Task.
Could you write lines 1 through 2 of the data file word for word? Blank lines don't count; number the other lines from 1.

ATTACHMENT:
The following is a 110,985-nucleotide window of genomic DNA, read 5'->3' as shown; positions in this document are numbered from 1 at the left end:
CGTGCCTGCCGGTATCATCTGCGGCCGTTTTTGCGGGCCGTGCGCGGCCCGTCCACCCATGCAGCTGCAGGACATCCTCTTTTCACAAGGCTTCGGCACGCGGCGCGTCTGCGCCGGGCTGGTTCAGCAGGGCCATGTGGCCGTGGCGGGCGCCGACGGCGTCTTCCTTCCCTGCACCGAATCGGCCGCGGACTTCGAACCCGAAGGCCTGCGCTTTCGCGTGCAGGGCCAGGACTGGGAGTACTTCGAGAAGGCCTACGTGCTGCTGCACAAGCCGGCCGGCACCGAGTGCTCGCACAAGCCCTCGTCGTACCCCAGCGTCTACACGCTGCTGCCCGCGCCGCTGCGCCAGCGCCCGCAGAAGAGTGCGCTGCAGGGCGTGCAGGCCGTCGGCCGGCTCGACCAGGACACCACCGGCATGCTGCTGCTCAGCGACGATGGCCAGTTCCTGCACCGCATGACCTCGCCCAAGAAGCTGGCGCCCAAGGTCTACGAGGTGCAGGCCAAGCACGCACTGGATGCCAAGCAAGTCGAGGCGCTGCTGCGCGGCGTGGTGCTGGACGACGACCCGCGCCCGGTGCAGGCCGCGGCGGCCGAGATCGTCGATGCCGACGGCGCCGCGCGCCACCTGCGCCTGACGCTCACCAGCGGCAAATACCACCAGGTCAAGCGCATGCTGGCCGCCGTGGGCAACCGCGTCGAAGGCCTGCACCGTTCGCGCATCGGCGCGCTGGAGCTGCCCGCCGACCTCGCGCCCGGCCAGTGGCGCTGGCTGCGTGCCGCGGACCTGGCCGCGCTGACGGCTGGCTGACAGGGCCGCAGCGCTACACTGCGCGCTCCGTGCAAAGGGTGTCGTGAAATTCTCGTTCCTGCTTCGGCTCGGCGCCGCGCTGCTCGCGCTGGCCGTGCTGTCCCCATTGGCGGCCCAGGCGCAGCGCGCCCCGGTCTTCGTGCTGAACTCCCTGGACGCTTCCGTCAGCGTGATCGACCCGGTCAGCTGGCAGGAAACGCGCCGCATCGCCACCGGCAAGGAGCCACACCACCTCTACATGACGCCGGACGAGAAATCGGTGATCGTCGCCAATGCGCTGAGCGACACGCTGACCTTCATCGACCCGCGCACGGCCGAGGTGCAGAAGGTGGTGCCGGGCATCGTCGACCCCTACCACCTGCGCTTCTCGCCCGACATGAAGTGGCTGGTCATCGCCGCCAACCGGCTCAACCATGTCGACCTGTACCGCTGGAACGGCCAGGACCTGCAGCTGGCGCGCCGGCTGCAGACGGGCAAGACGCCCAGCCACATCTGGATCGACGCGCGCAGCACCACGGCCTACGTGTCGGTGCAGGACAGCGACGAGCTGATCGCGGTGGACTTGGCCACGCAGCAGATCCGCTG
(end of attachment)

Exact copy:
The following is a 110,985-nucleotide window of genomic DNA, read 5'->3' as shown; positions in this document are numbered from 1 at the left end:
CGTGCCTGCCGGTATCATCTGCGGCCGTTTTTGCGGGCCGTGCGCGGCCCGTCCACCCATGCAGCTGCAGGACATCCTCTTTTCACAAGGCTTCGGCACGCGGCGCGTCTGCGCCGGGCTGGTTCAGCAGGGCCATGTGGCCGTGGCGGGCGCCGACGGCGTCTTCCTTCCCTGCACCGAATCGGCCGCGGACTTCGAACCCGAAGGCCTGCGCTTTCGCGTGCAGGGCCAGGACTGGGAGTACTTCGAGAAGGCCTACGTGCTGCTGCACAAGCCGGCCGGCACCGAGTGCTCGCACAAGCCCTCGTCGTACCCCAGCGTCTACACGCTGCTGCCCGCGCCGCTGCGCCAGCGCCCGCAGAAGAGTGCGCTGCAGGGCGTGCAGGCCGTCGGCCGGCTCGACCAGGACACCACCGGCATGCTGCTGCTCAGCGACGATGGCCAGTTCCTGCACCGCATGACCTCGCCCAAGAAGCTGGCGCCCAAGGTCTACGAGGTGCAGGCCAAGCACGCACTGGATGCCAAGCAAGTCGAGGCGCTGCTGCGCGGCGTGGTGCTGGACGACGACCCGCGCCCGGTGCAGGCCGCGGCGGCCGAGATCGTCGATGCCGACGGCGCCGCGCGCCACCTGCGCCTGACGCTCACCAGCGGCAAATACCACCAGGTCAAGCGCATGCTGGCCGCCGTGGGCAACCGCGTCGAAGGCCTGCACCGTTCGCGCATCGGCGCGCTGGAGCTGCCCGCCGACCTCGCGCCCGGCCAGTGGCGCTGGCTGCGTGCCGCGGACCTGGCCGCGCTGACGGCTGGCTGACAGGGCCGCAGCGCTACACTGCGCGCTCCGTGCAAAGGGTGTCGTGAAATTCTCGTTCCTGCTTCGGCTCGGCGCCGCGCTGCTCGCGCTGGCCGTGCTGTCCCCATTGGCGGCCCAGGCGCAGCGCGCCCCGGTCTTCGTGCTGAACTCCCTGGACGCTTCCGTCAGCGTGATCGACCCGGTCAGCTGGCAGGAAACGCGCCGCATCGCCACCGGCAAGGAGCCACACCACCTCTACATGACGCCGGACGAGAAATCGGTGATCGTCGCCAATGCGCTGAGCGACACGCTGACCTTCATCGACCCGCGCACGGCCGAGGTGCAGAAGGTGGTGCCGGGCATCGTCGACCCCTACCACCTGCGCTTCTCGCCCGACATGAAGTGGCTGGTCATCGCCGCCAACCGGCTCAACCATGTCGACCTGTACCGCTGGAACGGCCAGGACCTGCAGCTGGCGCGCCGGCTGCAGACGGGCAAGACGCCCAGCCACATCTGGATCGACGCGCGCAGCACCACGGCCTACGTGTCGGTGCAGGACAGCGACGAGCTGATCGCGGTGGACTTGGCCACGCAGCAGATCCGCTG